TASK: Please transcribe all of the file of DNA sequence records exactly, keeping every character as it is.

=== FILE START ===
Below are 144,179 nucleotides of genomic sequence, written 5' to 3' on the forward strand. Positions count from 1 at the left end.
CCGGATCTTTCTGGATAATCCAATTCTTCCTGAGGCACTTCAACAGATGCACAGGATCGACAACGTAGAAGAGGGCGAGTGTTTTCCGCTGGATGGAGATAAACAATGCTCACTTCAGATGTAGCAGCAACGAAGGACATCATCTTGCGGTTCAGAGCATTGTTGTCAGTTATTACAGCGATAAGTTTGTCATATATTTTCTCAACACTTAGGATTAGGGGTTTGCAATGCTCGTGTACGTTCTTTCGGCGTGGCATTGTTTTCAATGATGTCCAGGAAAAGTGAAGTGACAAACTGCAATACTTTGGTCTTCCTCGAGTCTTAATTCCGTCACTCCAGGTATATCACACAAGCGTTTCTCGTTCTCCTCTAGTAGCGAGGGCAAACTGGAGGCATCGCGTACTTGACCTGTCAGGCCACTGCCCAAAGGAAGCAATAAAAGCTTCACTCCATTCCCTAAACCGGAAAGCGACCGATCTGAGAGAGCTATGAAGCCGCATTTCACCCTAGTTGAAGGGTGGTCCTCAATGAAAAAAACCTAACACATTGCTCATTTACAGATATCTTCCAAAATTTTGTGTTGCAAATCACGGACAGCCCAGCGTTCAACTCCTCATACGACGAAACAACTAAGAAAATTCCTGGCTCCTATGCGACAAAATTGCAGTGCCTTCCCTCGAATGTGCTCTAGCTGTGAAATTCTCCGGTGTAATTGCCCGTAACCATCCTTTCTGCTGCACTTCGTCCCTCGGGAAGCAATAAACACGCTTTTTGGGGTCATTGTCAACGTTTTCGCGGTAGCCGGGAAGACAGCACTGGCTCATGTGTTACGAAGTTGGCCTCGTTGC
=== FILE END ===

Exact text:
Below are 144,179 nucleotides of genomic sequence, written 5' to 3' on the forward strand. Positions count from 1 at the left end.
CCGGATCTTTCTGGATAATCCAATTCTTCCTGAGGCACTTCAACAGATGCACAGGATCGACAACGTAGAAGAGGGCGAGTGTTTTCCGCTGGATGGAGATAAACAATGCTCACTTCAGATGTAGCAGCAACGAAGGACATCATCTTGCGGTTCAGAGCATTGTTGTCAGTTATTACAGCGATAAGTTTGTCATATATTTTCTCAACACTTAGGATTAGGGGTTTGCAATGCTCGTGTACGTTCTTTCGGCGTGGCATTGTTTTCAATGATGTCCAGGAAAAGTGAAGTGACAAACTGCAATACTTTGGTCTTCCTCGAGTCTTAATTCCGTCACTCCAGGTATATCACACAAGCGTTTCTCGTTCTCCTCTAGTAGCGAGGGCAAACTGGAGGCATCGCGTACTTGACCTGTCAGGCCACTGCCCAAAGGAAGCAATAAAAGCTTCACTCCATTCCCTAAACCGGAAAGCGACCGATCTGAGAGAGCTATGAAGCCGCATTTCACCCTAGTTGAAGGGTGGTCCTCAATGAAAAAAACCTAACACATTGCTCATTTACAGATATCTTCCAAAATTTTGTGTTGCAAATCACGGACAGCCCAGCGTTCAACTCCTCATACGACGAAACAACTAAGAAAATTCCTGGCTCCTATGCGACAAAATTGCAGTGCCTTCCCTCGAATGTGCTCTAGCTGTGAAATTCTCCGGTGTAATTGCCCGTAACCATCCTTTCTGCTGCACTTCGTCCCTCGGGAAGCAATAAACACGCTTTTTGGGGTCATTGTCAACGTTTTCGCGGTAGCCGGGAAGACAGCACTGGCTCATGTGTTACGAAGTTGGCCTCGTTGC